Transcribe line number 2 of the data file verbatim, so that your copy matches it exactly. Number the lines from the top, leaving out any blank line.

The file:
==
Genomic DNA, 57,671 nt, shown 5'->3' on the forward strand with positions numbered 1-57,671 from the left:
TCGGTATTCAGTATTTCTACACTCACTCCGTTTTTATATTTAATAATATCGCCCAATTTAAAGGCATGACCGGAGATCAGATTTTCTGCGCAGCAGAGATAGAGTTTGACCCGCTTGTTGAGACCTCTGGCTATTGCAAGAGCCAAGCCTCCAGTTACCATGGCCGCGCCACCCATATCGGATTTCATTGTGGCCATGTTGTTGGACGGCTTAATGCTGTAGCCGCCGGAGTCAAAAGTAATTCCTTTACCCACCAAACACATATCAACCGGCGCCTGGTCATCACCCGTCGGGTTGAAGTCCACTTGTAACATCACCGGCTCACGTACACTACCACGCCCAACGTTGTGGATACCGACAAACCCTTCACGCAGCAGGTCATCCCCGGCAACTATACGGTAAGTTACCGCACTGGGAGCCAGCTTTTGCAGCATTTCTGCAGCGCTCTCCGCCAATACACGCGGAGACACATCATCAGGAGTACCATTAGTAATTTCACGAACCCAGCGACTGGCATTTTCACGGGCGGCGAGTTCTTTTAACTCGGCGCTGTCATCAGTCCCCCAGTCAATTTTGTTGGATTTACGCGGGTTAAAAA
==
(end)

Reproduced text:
TCGGTATTCAGTATTTCTACACTCACTCCGTTTTTATATTTAATAATATCGCCCAATTTAAAGGCATGACCGGAGATCAGATTTTCTGCGCAGCAGAGATAGAGTTTGACCCGCTTGTTGAGACCTCTGGCTATTGCAAGAGCCAAGCCTCCAGTTACCATGGCCGCGCCACCCATATCGGATTTCATTGTGGCCATGTTGTTGGACGGCTTAATGCTGTAGCCGCCGGAGTCAAAAGTAATTCCTTTACCCACCAAACACATATCAACCGGCGCCTGGTCATCACCCGTCGGGTTGAAGTCCACTTGTAACATCACCGGCTCACGTACACTACCACGCCCAACGTTGTGGATACCGACAAACCCTTCACGCAGCAGGTCATCCCCGGCAACTATACGGTAAGTTACCGCACTGGGAGCCAGCTTTTGCAGCATTTCTGCAGCGCTCTCCGCCAATACACGCGGAGACACATCATCAGGAGTACCATTAGTAATTTCACGAACCCAGCGACTGGCATTTTCACGGGCGGCGAGTTCTTTTAACTCGGCGCTGTCATCAGTCCCCCAGTCAATTTTGTTGGATTTACGCGGGTTAAAAA